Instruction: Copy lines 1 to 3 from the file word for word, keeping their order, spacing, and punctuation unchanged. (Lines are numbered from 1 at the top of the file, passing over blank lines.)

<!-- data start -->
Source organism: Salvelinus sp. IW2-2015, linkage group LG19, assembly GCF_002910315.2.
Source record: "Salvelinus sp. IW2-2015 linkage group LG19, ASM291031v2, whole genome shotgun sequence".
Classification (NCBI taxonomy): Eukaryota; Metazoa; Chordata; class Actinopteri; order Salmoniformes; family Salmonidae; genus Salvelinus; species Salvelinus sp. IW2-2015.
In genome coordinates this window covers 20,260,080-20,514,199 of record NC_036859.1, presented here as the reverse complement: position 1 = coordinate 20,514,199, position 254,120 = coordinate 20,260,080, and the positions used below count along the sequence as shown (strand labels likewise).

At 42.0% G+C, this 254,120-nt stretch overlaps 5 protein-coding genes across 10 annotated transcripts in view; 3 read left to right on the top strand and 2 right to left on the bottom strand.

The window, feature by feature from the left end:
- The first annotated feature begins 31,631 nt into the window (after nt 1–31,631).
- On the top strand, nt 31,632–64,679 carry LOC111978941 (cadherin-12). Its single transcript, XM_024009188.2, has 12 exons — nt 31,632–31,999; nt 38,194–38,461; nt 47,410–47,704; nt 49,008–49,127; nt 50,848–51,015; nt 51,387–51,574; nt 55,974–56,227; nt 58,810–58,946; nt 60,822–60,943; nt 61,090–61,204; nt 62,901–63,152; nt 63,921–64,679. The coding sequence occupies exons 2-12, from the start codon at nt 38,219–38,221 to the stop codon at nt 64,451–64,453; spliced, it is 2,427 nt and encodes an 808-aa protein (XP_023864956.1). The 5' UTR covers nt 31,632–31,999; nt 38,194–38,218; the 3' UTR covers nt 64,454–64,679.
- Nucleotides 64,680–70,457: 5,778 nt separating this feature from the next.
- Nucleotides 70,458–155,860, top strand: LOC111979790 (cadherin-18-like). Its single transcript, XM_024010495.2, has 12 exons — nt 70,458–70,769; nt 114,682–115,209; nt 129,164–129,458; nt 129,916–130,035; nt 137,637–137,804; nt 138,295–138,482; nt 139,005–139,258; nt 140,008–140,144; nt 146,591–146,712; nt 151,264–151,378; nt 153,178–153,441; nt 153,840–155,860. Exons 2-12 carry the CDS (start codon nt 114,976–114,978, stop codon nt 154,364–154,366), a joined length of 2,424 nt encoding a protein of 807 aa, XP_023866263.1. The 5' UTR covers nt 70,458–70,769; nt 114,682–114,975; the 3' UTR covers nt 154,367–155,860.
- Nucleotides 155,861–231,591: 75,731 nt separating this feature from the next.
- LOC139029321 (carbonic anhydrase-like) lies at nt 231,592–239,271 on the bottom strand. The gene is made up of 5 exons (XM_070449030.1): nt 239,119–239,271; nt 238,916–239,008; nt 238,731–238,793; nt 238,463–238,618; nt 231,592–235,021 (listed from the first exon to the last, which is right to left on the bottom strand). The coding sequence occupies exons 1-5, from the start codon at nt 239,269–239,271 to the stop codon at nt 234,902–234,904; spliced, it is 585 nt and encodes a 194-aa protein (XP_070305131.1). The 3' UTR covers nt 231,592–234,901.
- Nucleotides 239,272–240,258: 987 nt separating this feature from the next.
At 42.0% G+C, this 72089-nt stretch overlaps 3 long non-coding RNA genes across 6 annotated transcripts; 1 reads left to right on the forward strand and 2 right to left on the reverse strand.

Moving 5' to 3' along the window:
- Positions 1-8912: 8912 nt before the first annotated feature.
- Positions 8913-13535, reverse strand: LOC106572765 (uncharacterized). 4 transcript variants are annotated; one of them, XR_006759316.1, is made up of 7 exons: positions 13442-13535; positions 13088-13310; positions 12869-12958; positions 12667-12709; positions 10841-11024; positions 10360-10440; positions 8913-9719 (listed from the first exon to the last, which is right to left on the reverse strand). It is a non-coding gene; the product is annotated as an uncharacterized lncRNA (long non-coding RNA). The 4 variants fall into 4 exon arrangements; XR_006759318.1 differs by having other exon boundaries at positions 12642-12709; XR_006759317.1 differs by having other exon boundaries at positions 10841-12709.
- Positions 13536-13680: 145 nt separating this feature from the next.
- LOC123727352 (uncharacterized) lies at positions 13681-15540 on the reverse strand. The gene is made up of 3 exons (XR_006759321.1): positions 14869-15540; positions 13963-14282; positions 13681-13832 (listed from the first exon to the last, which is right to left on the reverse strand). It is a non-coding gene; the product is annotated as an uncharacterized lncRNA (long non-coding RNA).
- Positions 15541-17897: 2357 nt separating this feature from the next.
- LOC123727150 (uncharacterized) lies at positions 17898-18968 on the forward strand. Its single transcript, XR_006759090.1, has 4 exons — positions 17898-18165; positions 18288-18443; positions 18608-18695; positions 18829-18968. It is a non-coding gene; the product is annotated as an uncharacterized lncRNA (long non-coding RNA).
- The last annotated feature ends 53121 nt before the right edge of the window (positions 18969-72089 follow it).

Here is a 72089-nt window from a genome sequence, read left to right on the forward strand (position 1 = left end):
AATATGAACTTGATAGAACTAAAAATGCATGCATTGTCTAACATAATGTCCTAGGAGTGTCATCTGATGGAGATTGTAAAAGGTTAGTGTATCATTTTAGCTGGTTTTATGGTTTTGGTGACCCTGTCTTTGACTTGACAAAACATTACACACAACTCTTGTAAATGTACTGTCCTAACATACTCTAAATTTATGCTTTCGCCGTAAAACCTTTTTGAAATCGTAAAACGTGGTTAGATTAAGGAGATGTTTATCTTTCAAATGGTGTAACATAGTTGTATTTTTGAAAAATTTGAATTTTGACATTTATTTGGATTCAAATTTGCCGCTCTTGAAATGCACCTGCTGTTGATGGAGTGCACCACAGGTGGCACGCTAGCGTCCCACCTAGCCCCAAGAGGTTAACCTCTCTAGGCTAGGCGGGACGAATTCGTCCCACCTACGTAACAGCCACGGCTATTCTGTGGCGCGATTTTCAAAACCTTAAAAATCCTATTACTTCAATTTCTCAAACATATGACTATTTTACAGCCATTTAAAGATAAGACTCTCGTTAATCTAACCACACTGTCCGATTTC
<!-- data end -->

Source organism: Salvelinus sp. IW2-2015, linkage group LG19, assembly GCF_002910315.2.
Source record: "Salvelinus sp. IW2-2015 linkage group LG19, ASM291031v2, whole genome shotgun sequence".
Classification (NCBI taxonomy): Eukaryota; Metazoa; Chordata; class Actinopteri; order Salmoniformes; family Salmonidae; genus Salvelinus; species Salvelinus sp. IW2-2015.